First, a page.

The video of the car in action is worth a look. It’s not perfect, but it’s quite an accomplishment for this type of project. The possibility that self-driving car models could drive around model sets like model railroad hobbyists create is intriguing. Of course, this isn’t [Anurag]’s first lap around the block. He’s already been featured for building a car that can drive based on hand gestures. We’re looking forward to when he can collide with model busses.
Continue reading “Self-Driving Cars Get Tiny”
We all know that guy (or, in some cases, we are that guy) that can listen to a car running and say something like, “Yep. Needs a lifter adjustment.” A startup company named Augury aims to replace that skill with an iPhone app.
Aimed at commercial installations, a technician places a magnetic sensor to the body of the machine in question. The sensor connects to a custom box called an Auguscope that collects vibration and ultrasonic data and forwards it via the iPhone to a back end server for analysis. Moving the sensor can even allow the back end to determine the location of the fault in some cases. The comparison data the back end uses includes reference data on similar machines as well as historical data about the machine in question.
Continue reading “Listen Up: iPhone Hack Diagnoses HVAC”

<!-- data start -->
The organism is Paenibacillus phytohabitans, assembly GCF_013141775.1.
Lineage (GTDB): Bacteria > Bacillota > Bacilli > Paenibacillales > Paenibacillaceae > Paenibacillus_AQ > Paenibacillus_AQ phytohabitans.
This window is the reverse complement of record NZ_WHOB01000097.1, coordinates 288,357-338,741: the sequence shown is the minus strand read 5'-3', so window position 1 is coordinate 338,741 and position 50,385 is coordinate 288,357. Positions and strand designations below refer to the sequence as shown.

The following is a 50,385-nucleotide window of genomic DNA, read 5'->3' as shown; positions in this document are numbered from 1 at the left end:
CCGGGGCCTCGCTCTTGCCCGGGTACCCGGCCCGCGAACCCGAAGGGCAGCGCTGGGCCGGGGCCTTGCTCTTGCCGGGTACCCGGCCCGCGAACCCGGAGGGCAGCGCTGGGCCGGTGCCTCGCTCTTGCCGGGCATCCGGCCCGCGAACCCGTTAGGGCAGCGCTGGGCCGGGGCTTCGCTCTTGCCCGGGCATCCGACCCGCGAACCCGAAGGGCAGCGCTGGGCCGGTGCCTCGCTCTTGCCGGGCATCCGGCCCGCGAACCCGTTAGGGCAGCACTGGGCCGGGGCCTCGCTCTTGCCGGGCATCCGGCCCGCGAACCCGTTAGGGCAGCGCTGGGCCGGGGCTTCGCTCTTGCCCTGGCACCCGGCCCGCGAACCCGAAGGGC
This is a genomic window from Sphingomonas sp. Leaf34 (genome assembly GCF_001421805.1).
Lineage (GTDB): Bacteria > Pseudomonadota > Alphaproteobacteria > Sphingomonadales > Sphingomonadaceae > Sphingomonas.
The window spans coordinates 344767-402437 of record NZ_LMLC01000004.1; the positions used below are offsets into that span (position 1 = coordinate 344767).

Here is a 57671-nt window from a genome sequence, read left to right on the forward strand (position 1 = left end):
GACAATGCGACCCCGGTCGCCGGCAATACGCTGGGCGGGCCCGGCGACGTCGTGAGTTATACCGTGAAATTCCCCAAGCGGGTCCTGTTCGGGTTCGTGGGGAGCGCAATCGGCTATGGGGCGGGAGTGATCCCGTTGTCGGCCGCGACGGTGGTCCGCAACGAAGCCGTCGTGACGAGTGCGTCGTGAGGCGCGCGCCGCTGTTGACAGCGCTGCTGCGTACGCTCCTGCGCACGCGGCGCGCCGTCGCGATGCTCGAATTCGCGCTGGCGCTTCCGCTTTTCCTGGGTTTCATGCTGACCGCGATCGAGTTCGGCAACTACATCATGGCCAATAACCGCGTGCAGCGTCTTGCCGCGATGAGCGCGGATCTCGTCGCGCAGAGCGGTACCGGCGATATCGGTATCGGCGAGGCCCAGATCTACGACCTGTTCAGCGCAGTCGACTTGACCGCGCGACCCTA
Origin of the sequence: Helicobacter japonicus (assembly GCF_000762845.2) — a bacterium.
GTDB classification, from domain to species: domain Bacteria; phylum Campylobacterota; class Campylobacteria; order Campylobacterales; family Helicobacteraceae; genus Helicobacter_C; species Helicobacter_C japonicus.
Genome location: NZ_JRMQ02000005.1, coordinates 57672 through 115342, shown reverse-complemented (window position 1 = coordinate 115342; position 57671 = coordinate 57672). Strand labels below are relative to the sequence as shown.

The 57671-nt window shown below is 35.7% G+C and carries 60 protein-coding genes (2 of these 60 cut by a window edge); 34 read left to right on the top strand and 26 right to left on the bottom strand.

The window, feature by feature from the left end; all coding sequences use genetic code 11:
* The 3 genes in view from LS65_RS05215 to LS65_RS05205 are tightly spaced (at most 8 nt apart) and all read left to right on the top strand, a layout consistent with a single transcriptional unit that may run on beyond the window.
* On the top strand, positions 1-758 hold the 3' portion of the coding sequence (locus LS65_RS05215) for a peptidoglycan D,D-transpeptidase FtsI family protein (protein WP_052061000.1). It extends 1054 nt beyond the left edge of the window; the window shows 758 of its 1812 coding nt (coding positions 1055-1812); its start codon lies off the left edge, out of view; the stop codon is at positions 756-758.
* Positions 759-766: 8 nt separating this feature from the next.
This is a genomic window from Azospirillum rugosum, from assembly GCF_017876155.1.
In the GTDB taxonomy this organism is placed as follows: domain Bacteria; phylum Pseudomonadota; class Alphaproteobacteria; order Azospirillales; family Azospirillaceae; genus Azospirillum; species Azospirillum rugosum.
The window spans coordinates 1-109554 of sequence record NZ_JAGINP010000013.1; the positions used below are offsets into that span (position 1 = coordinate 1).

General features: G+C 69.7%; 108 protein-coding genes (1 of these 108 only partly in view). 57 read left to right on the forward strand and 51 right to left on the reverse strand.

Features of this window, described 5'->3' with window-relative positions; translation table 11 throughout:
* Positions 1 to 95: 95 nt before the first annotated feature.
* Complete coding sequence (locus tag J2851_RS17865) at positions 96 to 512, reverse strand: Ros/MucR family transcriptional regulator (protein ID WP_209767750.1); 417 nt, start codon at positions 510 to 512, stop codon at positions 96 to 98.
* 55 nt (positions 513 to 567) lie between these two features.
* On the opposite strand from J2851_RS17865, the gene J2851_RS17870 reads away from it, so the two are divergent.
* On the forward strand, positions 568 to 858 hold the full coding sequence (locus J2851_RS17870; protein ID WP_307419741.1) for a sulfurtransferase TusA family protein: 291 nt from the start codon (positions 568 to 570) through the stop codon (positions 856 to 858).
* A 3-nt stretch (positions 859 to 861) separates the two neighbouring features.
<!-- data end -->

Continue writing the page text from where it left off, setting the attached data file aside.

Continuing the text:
[Jesse Burstyn] and some colleagues at Queen’s University and Carleton University (both in Canada) are delivering a paper at the INTERACT 2015 about PrintPut, their system for printing sensors directly into 3D printed objects. Using a printer with dual extrusion and conductive ABS filament, they have successfully formed capacitive touch sensors, digital resistive sensors, and analog resistive sensors.
In practice, this means they can print buttons, sliders, and even touch pads directly into objects. They also have a design for several pressure sensors and a flex sensor. The system includes scripts for the Rhinoceros 3D CAD package. Designers can create a model in any CAD package they want (including Rhinoceros) and then use these scripts to define the interactive areas.
Continue reading “Buttons, Sliders, and Touchpads All 3D Printed with PrintPut”
One of our chief complaints about the Raspberry Pi is it doesn’t have a lot of I/O. There are plenty of add ons, of course to expand the I/O capabilities. The actual Raspberry Pi foundation recently created the Sense Hat which adds a lot of features to a Pi, although they might not be the ones we would have picked. The boards were made for the AstroPi project (the project that allowed UK schools to run experiments in space). They don’t appear to be officially for sale to the public yet, but according to their site, they will be selling them soon. Update: Despite some pages on the Raspberry Pi site saying they aren’t out yet, they apparently are.
Continue reading “Sense Hat Lights up Pi”